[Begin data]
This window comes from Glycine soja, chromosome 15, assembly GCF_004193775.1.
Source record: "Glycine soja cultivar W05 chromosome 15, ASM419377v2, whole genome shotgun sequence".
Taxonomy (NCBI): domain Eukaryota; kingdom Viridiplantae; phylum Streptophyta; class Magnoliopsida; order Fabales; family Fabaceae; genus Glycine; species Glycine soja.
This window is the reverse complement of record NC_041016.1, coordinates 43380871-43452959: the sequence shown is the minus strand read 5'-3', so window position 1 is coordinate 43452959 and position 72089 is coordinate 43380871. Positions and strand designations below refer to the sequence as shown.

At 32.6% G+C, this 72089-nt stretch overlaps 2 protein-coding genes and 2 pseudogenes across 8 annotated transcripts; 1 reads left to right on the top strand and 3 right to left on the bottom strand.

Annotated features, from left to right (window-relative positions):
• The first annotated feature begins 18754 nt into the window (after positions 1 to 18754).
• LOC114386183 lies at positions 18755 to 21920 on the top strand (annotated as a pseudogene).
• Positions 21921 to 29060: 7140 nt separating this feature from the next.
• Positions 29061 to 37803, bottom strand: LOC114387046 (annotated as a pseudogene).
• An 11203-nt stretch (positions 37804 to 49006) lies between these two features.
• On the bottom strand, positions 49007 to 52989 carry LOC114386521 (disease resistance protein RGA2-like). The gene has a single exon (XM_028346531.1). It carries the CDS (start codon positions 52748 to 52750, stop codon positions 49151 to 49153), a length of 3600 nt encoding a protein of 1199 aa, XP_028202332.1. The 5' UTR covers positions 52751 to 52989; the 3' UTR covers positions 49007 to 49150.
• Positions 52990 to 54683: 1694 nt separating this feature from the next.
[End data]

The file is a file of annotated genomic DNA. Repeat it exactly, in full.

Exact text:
This window comes from Glycine soja, chromosome 15, assembly GCF_004193775.1.
Source record: "Glycine soja cultivar W05 chromosome 15, ASM419377v2, whole genome shotgun sequence".
Taxonomy (NCBI): domain Eukaryota; kingdom Viridiplantae; phylum Streptophyta; class Magnoliopsida; order Fabales; family Fabaceae; genus Glycine; species Glycine soja.
This window is the reverse complement of record NC_041016.1, coordinates 43380871-43452959: the sequence shown is the minus strand read 5'-3', so window position 1 is coordinate 43452959 and position 72089 is coordinate 43380871. Positions and strand designations below refer to the sequence as shown.

At 32.6% G+C, this 72089-nt stretch overlaps 2 protein-coding genes and 2 pseudogenes across 8 annotated transcripts; 1 reads left to right on the top strand and 3 right to left on the bottom strand.

Annotated features, from left to right (window-relative positions):
• The first annotated feature begins 18754 nt into the window (after positions 1 to 18754).
• LOC114386183 lies at positions 18755 to 21920 on the top strand (annotated as a pseudogene).
• Positions 21921 to 29060: 7140 nt separating this feature from the next.
• Positions 29061 to 37803, bottom strand: LOC114387046 (annotated as a pseudogene).
• An 11203-nt stretch (positions 37804 to 49006) lies between these two features.
• On the bottom strand, positions 49007 to 52989 carry LOC114386521 (disease resistance protein RGA2-like). The gene has a single exon (XM_028346531.1). It carries the CDS (start codon positions 52748 to 52750, stop codon positions 49151 to 49153), a length of 3600 nt encoding a protein of 1199 aa, XP_028202332.1. The 5' UTR covers positions 52751 to 52989; the 3' UTR covers positions 49007 to 49150.
• Positions 52990 to 54683: 1694 nt separating this feature from the next.